First-time buyers have overtaken homemovers in the market for the first time since 1995, according to figures released today (20 July).
The latest Lloyds Bank Homemover Review showed there were 170,000 homemovers in the first half of 2018, a fall of 1 per cent from the same period last year and down by 16 per cent from the second half of 2017.
Homemovers now account for 49 per cent of the housing market, a drop Lloyds attributes to a possible shortage of suitable houses for sale but was in keeping with the broader trajectory of the housing market trajectory.
Andrew Mason, mortgage products director at Lloyds Bank, said despite continuing low mortgage rates, the homemover market has stabilised with first-time buyers now driving housing activity.
He said: "This may be in part due to the Help-to-Buy scheme enabling first-time buyers to purchase a new property, combined with the low availability of the ‘right type’ of homes for those looking to move up the housing ladder.
"The costs of moving house and potential further interest rate rises may also be weighing on potential homebuyers’ minds."
He added it was good to see the number of first-time buyers increasing and helping to keep some movement along the property ladder.
The drop in homemover activity follows a 10-year high in 2017, but there has been a significant fall since the first half of 2011, when movers comprised 62 per cent of all house purchases financed by a mortgage.
The fall is in contrast to a 3 per cent rise in first-time buyers, of which there were 175,500 in the first half of 2018.
Craig Hall, new build manager at Legal & General Mortgage Club, said while it is good to see a rise in the number of first-time buyers getting on the property ladder, homemovers tend to keep the cycle turning.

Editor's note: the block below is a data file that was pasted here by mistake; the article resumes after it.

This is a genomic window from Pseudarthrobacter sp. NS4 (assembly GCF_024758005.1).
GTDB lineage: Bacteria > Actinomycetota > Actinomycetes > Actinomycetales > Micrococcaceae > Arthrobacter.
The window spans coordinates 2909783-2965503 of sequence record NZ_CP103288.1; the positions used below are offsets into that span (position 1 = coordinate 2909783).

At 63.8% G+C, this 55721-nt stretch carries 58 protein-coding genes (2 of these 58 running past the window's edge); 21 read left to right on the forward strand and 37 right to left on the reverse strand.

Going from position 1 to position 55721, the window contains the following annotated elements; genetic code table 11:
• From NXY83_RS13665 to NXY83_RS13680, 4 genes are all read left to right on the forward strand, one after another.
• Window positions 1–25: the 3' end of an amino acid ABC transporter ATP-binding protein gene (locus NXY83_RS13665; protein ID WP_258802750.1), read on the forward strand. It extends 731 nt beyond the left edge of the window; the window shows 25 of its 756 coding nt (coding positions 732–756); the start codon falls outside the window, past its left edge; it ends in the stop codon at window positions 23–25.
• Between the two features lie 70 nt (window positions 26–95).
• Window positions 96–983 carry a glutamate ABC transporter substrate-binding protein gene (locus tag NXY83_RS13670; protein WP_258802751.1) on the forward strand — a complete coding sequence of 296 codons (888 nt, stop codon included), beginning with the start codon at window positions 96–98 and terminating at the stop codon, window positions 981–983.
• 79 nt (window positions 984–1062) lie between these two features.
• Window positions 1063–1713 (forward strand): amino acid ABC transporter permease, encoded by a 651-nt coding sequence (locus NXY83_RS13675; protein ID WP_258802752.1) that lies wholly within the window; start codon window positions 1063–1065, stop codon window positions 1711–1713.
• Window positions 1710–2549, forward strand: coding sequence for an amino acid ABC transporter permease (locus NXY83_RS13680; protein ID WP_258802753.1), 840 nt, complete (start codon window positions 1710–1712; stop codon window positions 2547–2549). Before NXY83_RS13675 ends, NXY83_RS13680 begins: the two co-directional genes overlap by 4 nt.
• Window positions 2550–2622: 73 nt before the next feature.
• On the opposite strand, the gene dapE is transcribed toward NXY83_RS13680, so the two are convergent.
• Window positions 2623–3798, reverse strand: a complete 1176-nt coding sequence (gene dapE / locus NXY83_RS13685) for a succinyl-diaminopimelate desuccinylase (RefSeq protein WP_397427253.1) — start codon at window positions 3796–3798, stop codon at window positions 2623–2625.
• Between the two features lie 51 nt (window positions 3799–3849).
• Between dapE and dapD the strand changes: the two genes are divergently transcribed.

He said: "If these numbers continue to decline this could create a bottleneck in the market.
"The stagnation we are seeing can be partially attributed to the lack of incentives for homemoving, which is prompting many to ‘improve not move’. Stamp duty, legal and estate agent fees all add up; and a lack of suitable housing for those looking to downsize is also an issue."
Mr Hall said the industry needs to work together to stimulate fluidity in the housing ladder.
He said: "There has been a helping hand for first-time buyers with help to buy, and maybe it is time we start to focus on solutions for those further up the ladder as well."
While the number of homemovers dropped, the average price paid by the group hit a record high of £296,936 in 2018 - a growth of 35 per cent from £219,479 in 2013.
Homemover house prices showed regional disparities, with Greater London topping the scale with an average of £566,200 compared to the cheapest in Northern Ireland with an average price of £170,031.
Homeowner deposits have also increased since 2013, with a growth of 31 per cent to reach an average of £99,592 in 2018 compared to £76,303 five years ago.